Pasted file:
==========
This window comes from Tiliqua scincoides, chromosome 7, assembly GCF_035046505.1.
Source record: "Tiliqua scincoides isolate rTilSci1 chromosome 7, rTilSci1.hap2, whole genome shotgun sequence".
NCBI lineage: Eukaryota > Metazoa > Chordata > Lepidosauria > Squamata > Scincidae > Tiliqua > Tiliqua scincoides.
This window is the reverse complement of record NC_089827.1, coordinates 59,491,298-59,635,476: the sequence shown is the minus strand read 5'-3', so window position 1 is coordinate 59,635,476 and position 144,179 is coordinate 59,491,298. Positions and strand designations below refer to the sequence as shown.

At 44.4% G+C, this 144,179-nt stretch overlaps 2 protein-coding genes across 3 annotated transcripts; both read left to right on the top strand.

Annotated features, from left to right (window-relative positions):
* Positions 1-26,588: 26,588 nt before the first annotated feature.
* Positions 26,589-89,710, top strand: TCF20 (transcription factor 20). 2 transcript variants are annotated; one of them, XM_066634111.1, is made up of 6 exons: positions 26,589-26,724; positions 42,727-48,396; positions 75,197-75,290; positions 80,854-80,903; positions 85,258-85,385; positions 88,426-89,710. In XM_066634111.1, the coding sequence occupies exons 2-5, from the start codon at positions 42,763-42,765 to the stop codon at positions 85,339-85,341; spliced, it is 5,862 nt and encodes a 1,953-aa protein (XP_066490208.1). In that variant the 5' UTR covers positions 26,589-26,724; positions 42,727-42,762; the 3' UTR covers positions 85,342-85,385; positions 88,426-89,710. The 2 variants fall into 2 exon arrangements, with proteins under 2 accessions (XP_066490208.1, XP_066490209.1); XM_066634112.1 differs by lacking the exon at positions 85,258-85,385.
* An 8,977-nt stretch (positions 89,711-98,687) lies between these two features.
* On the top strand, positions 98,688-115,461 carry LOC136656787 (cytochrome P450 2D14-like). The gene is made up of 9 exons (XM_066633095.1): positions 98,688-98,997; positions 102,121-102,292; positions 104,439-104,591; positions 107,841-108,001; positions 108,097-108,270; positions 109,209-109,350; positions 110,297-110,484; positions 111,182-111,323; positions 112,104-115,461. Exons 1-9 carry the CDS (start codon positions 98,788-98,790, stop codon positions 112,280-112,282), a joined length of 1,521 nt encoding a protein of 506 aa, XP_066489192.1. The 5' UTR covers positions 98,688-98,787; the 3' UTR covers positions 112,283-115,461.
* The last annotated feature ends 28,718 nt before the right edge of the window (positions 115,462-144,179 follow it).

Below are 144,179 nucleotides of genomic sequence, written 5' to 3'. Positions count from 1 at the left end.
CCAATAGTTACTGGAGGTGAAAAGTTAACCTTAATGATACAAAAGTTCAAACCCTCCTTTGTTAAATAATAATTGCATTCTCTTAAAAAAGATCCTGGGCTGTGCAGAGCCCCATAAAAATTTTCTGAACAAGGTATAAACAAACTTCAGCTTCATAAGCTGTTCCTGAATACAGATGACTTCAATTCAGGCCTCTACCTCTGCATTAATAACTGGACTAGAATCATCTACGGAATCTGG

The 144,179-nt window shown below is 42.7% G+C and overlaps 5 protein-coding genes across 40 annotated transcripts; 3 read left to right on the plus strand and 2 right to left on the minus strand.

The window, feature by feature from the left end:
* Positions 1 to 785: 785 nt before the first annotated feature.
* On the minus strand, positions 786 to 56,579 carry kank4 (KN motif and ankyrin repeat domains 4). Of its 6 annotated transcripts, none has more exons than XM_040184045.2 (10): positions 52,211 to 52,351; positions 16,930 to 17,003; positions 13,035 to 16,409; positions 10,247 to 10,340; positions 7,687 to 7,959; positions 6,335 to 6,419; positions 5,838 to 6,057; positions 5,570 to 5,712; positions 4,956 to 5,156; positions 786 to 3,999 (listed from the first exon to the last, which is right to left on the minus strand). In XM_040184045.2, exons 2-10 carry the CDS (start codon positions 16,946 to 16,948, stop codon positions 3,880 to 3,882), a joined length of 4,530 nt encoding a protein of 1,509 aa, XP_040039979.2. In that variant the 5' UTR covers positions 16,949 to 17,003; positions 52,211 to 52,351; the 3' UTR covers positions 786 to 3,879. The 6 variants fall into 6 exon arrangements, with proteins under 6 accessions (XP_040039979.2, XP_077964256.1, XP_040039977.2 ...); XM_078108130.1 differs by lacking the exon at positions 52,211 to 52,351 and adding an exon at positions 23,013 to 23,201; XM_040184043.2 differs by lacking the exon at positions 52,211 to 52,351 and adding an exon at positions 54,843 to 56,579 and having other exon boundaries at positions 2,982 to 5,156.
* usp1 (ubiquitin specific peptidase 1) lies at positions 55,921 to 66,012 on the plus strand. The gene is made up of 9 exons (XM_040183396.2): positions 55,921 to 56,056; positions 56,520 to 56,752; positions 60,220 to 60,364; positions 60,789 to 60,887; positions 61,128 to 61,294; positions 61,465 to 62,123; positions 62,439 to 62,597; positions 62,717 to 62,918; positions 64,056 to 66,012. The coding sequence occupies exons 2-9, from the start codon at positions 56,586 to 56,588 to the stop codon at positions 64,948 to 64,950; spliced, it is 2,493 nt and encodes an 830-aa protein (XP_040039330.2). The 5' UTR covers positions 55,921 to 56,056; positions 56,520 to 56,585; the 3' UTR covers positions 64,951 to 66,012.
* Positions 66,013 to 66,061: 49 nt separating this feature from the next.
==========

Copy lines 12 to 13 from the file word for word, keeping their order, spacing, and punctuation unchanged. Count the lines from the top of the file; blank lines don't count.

Below are 144,179 nucleotides of genomic sequence, written 5' to 3'. Positions count from 1 at the left end.
CCAATAGTTACTGGAGGTGAAAAGTTAACCTTAATGATACAAAAGTTCAAACCCTCCTTTGTTAAATAATAATTGCATTCTCTTAAAAAAGATCCTGGGCTGTGCAGAGCCCCATAAAAATTTTCTGAACAAGGTATAAACAAACTTCAGCTTCATAAGCTGTTCCTGAATACAGATGACTTCAATTCAGGCCTCTACCTCTGCATTAATAACTGGACTAGAATCATCTACGGAATCTGG